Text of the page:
I came, I hiked, I conquered, I almost puked, I cursed, I cried.
This past weekend myself and six other hiking guides decided to hike White Mountain Peak, a 14,252 foot mountain, and the third highest peak in the state of California.
The gang, having fun with a GoPro camera the evening before the epic hike.
I will admit when I was invited to go along, I had no idea what it actually meant to hike 14,000 feet. I just thought a weekend camping trip with co-workers sounded like a jolly good time. And for the most part, it was. It was an amazing time, actually. I’ve realized you can’t go wrong hanging with outdoor enthusiasts; we’re easy-going, kind-hearted, and find beauty in the simpler things, like a vast night sky full of stars and a good
organic, gluten free, fair trade dog on a stick roasted over a campfire.
And, we like to spend our free time doing what we usually get paid to do: hike. In this case, a very high mountain, with very little oxygen. Which meant this girl developed a good case of altitude sickness – a pounding headache, dizziness, and nausea – and was wishing she was anywhere else at that moment. But, she made it.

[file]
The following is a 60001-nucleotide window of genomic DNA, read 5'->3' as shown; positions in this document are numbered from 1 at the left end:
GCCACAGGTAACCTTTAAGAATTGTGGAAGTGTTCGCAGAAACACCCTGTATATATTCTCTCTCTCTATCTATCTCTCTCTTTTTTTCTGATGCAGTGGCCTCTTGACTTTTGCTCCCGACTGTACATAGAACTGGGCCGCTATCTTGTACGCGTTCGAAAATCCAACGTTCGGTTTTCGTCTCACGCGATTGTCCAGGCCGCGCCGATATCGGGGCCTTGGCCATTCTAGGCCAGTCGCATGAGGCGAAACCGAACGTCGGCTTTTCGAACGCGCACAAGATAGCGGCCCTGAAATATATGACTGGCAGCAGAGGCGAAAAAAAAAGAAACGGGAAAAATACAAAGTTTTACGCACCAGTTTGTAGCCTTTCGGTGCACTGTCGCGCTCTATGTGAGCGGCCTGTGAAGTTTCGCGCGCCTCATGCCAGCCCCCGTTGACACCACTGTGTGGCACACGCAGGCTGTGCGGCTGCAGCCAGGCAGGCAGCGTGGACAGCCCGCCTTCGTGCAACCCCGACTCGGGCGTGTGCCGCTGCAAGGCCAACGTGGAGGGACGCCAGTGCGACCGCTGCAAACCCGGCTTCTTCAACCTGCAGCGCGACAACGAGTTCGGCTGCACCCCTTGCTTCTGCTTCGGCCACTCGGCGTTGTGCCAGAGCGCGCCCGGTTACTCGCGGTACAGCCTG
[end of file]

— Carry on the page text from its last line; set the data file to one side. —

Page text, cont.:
Us at the peak – me forcing a smile. After this shot I curled up on that cement slab and hoped for a quick death. (Yes, we’re still in southern California, and yes, that’s snow!)
Not only was the hike 14,000 feet, but it was also 14 miles, and took us 10 hours to complete. Marmots cheered us on as we went, (or were they laughing at our expense? We’ll never know…), and we passed a few other brave souls making the ascent as well.
At the top, three of us experienced sickness while the four others were giving high-five’s and pulverizing their celebratory Snickers bars while doing the happy dance. I could only watch with contempt as I lay on my cement slab trying to come to terms with the fact that now I’ve got to hike back down this thing!
But with every step down my altitude sickness waned, and after a quick nap at the campground I felt refreshed and chipper again. When asked if I was happy I did it and if I would ever do it again I responded:
Why in the world would anyone want to do that? What’s wrong with you people!?
But the truth of the matter is it felt great to have accomplished a pretty big feat in the hiking world: fourteeners are the highest mountains you can scale in the US. And the camaraderie we shared going through it together was worth every oxygen-depleted step.
But no, I wouldn’t do it again. Not even if you paid me. (Ok, maybe if you paid me…God knows it ain’t cheap to live in LA.)
I was atop the very peak of that thing. Holy…!!!